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CEO successions and firm performance in the US financial industry

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  • Antonio Falato
  • Dalida Kadyrzhanova

Abstract

This paper examines the labor market for CEOs in the financial sector from 1988 to 2007, using a new hand-collected sample of 1,655 CEO successions. We document that there is a significant role of outside successions, as about one out of two successions involves an outside hire. In addition, using difference-in-differences estimates, we study the link between the labor market for finance CEOs and firm performance. We document that (1) there is a large performance gap between inside and outside successions, as outside successions are followed by significantly larger improvements in firm performance; (2) the performance gap between outside and inside successions is larger for firms with an insider dominated board of directors; (3) the performance gap widened after an important deregulation event (the 1999 Gramm-Leach-Bliley Act). These results are robust to using a battery of firm performance measures (short-run and long-run stock market returns, and several long-run operating performance measures) and a matched sample approach to address selection issues. Overall, our findings suggest that managerial human capital is very valuable in the financial industry, and weak internal governance hurts firm performance by limiting the scope of labor market competition.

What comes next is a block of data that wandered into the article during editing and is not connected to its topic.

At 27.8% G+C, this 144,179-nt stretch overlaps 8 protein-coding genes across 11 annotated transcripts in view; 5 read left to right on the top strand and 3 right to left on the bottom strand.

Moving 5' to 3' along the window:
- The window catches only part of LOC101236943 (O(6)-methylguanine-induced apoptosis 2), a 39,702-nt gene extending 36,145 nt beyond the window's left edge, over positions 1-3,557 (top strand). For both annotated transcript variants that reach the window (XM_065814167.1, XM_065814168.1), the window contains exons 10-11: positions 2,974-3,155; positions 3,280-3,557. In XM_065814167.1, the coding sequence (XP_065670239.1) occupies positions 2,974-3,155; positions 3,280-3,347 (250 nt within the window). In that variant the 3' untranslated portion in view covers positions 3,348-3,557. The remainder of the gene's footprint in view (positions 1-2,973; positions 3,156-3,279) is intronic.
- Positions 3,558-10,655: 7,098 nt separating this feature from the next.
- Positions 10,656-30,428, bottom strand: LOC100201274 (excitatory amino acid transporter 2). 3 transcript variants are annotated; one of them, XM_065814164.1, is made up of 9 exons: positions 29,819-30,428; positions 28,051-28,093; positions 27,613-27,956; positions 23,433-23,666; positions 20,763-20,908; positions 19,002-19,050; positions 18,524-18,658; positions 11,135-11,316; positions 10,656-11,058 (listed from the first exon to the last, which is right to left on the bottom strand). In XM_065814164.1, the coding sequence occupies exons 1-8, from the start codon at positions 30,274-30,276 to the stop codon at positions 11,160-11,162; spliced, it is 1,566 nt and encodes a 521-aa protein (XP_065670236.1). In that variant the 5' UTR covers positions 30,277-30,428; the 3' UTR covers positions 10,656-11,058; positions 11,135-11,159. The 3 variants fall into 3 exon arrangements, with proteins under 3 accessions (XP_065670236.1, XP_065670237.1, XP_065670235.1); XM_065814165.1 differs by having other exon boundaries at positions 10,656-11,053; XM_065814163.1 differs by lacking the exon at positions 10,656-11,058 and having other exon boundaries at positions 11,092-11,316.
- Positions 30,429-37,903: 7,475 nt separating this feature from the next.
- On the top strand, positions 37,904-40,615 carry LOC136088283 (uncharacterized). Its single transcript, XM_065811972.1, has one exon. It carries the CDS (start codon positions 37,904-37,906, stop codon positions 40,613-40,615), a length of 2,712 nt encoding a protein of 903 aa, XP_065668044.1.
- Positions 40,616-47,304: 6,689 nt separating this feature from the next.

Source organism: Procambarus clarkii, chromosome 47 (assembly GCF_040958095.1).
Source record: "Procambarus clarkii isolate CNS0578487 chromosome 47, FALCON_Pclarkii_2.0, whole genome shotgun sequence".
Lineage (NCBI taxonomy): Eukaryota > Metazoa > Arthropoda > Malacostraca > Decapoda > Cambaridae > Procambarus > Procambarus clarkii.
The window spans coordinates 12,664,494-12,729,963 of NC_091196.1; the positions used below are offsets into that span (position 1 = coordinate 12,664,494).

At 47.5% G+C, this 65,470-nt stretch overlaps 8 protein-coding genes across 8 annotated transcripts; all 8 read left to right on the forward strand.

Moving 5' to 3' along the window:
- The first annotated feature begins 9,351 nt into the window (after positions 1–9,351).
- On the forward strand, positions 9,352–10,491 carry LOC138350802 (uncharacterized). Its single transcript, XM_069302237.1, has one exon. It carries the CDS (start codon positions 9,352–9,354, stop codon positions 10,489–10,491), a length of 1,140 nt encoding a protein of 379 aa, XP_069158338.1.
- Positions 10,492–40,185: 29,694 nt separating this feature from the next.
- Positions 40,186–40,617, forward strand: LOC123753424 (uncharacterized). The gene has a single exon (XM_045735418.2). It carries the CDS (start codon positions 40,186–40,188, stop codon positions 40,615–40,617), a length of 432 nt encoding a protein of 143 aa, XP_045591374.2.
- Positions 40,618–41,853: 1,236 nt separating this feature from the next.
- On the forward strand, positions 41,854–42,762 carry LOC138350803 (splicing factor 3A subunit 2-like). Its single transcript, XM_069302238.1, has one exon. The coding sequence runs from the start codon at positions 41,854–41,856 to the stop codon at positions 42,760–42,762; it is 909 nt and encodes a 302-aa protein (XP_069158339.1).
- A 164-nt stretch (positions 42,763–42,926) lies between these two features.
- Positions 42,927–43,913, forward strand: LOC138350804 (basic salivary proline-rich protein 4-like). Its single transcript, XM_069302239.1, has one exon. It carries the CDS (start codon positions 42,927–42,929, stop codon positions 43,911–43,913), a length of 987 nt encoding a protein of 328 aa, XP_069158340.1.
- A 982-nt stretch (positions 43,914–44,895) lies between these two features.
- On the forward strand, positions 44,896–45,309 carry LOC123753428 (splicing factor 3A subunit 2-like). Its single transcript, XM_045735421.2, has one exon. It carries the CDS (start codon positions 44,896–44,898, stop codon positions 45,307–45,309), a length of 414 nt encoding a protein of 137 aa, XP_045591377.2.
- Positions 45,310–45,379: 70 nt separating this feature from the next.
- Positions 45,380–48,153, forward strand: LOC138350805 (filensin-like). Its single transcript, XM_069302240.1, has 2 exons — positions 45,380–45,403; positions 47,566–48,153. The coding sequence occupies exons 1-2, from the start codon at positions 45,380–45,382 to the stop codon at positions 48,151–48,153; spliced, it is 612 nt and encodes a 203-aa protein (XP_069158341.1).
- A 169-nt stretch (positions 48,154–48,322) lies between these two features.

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Bibliographic Info

Paper provided by Board of Governors of the Federal Reserve System (U.S.) in its series Finance and Economics Discussion Series with number 2012-79.

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Date of creation: 2012
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Handle: RePEc:fip:fedgfe:2012-79

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